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Overview of Minerals

Functions of minerals

Minerals act as catalysts for many biological reactions within the body, including muscle response, the transmission of messages through the nervous system, the production of hormones, digestion, and the proper utilization of most other nutrients in food. All tissues and internal fluids of the body contain varying quantities of minerals. Minerals are also constituents of the bones, teeth, soft tissue, muscle, blood, and nerve cells. Without the aid / presence of minerals, vitamins cannot be assimilated.

Sources of minerals

The body cannot manufacture a single mineral. All minerals have to be provided in the diet or in dietary supplementation. Minerals are absorbed from the soil in which foods grow. If the soil where the foods grow is deficient of specific minerals, the foods will also supply poor quantities of minerals. Animal products will also supply minerals as their bodies have accumulated the minerals from their diet.

Required doses of minerals

Although minerals are essential for life, we do not need a lot of them. In states of good health and a well-balanced diet, we can get the minerals we need from the food we eat. In states of altered metabolism (including mental and physical stresses, and during or following an illness) and when the pace of modern-day living prevent us from following a well balanced diet, though, we may need greater amounts or supplementation of minerals.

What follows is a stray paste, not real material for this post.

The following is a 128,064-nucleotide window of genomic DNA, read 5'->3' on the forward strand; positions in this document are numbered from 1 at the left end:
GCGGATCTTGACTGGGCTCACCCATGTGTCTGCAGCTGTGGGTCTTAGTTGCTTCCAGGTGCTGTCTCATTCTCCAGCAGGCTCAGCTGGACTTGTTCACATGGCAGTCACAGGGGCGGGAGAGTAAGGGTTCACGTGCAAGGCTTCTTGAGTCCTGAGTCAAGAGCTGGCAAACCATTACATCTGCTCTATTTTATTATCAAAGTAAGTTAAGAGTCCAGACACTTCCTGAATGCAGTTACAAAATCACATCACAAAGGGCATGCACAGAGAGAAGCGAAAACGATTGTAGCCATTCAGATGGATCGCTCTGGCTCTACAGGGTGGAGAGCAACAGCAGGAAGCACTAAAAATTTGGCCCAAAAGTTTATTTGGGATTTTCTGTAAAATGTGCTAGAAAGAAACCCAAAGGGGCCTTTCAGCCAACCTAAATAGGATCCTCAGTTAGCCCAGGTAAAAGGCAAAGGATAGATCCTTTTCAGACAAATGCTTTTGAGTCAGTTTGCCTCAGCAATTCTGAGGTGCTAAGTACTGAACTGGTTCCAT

Classification of Minerals

Minerals are normally divided into two groups – macro-minerals and micro-minerals or trace elements.

Macro-minerals are needed in greater quantities in our diet and include calcium, phosphorus, magnesium, sodium, potassium, chloride and sulfur

Micro-minerals or trace elements are equally important minerals though it is needed in very small quantities. Trace elements include minerals such as copper, iodine, iron, manganese, selenium, zinc and chromium..

The recommended dietary allowance (RDA)

RDA is the recommended minimum amount of a nutrient to be consumed daily. It indicates the minimum of the nutrient to maintain normal nutritional status in healthy people and not the recommended ideal amount for a specific individual. For example, the RDA for vitamin C is 60 milligrams a day – just enough to prevent scurvy in a healthy sailor!

The body also store some nutrients better / longer than others which highlight the importance of regular balanced intake of most nutrients. A therapeutic dose of a nutrient is usually increased considerably, but the toxicity level must always be kept in mind.

More information on the Minerals in Biozest products















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